N. 52 December 2009 | German Constitutional Court ruling secures Lisbon Treaty

The European project stalled following the Lisbon Treaty. The German constitutional court itself reminded us that the core matters cannot be "communitised" as a majority vote within the council would violate democratic rights. It's only through an explicit constituting act that we can make the political union possible, and it can only come from an initial small group of countries.

On December 1st, 2010 the Lisbon Treaty, at the end of eight long and extremely difficult years of proposals, rejections and defeats, finally came into force. Ultimately, however, the outcome of this tortured process is commensurate neither with the initial expectations of the Treaty, nor with the considerable effort that has been expended on it. The 27-member EU may have equipped itself with a more rational framework for managing its ordinary affairs, but it has also shown that it now has no leeway for further revisions, to say nothing of ambitious political projects. Thus, Europe has seemingly entered a new chapter, but only to show that, in the wake of the creation of the single currency, German reunification and EU enlargement, the European project has ground to a halt in a market-based cooperation and integration agreement between heterogeneous states that have no wish to relinquish their sovereignty and still hope that globalisation can be tackled using instruments of national power and intergovernmental institutions.

In the political framework of the 27-member Union, there is no real will among the governments to propose ambitious objectives, even though this is what the economic and political situation is crying out for. And this means that it is no longer possible to trust in the possibility of a federal evolution of the EU – the same possibility that the founding fathers of the first Communities set such great store by, and which underlay the philosophy of advancing by small steps. Unfortunately, those who hope the Lisbon Treaty offers a chance of developing new policies that will give Europe fresh impetus, are deluding themselves. This was made quite clear by the German Constitutional Court last July, when it presented, with stark clarity, the choice now facing us: either to maintain the current structure, which (albeit in many areas outstanding for the level of integration reached) remains basically intergovernmental in character, or to re-start the European project along lines that will lead, through an explicit constituent act, to the creation of a true federal state (a process, we would add, that must obviously be initiated by a small core group of countries).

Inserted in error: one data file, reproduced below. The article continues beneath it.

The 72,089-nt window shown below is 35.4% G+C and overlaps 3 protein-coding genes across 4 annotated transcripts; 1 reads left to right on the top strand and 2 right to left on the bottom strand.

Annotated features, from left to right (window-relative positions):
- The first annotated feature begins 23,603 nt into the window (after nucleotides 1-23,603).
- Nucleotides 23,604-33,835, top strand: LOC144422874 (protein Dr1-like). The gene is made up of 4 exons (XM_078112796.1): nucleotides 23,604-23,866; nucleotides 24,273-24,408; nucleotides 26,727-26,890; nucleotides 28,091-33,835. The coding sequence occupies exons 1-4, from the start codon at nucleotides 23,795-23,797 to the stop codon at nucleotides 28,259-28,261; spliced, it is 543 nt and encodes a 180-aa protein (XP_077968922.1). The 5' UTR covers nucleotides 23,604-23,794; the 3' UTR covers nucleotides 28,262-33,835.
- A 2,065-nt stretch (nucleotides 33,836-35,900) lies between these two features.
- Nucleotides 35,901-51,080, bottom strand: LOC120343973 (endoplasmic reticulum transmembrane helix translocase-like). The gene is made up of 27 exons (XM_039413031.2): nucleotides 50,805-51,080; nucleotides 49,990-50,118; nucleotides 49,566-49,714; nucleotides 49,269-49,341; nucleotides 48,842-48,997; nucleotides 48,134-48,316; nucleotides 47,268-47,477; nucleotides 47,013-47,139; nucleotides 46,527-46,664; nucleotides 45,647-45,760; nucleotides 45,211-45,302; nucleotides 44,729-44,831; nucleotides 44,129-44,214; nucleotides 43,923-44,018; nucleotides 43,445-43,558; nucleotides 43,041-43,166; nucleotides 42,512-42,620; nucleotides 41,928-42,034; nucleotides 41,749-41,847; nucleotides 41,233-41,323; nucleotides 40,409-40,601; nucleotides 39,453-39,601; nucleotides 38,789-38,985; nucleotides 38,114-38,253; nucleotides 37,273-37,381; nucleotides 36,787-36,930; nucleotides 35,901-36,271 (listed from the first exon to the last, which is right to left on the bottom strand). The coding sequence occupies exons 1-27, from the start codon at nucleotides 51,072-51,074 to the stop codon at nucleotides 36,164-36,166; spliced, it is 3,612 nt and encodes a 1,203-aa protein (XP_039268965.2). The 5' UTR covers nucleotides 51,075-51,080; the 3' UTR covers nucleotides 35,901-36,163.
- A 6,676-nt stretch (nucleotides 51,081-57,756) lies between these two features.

The Bundesverfassungsgericht was particularly categorical on one point, which should provide food for thought for anyone who really cares about Europe’s future and believes in the need to breathe fresh life into the project for European political unity. The Court made it very clear that the EU can no longer be transformed gradually, simply attributing it with the key political competences on which a state’s sovereignty is built yet without radically altering its very nature. More precisely, the Court recalled the fact that the current institutional balance of the EU – in which the member states, in the absence of a level of sovereign European power legitimised and controlled by the citizens, remain “masters of the Treaties” – precludes the “communitisation” of fundamental areas (such as defence, for example). All competences related to the key areas of political life must remain in the hands of the national governments, and at European level can only be coordinated within the purely intergovernmental framework, through application of the unanimity rule. In other words, it is not acceptable, in these areas, to introduce majority voting within the Council, thereby sidestepping the need for explicit consultation of the member states, and of their parliaments in particular: indeed, to do this would undermine the citizens’ right to participate, directly or through their legitimate representatives, in the process of making the choices that really affect their future and would be an intolerable violation of democratic principles. Indeed, as recalled indirectly by the German Constitutional Court, in a confederal framework the states’ right of veto is a structural prerogative; it would take the creation of a federal state equipped with a bicameral parliament to overcome it.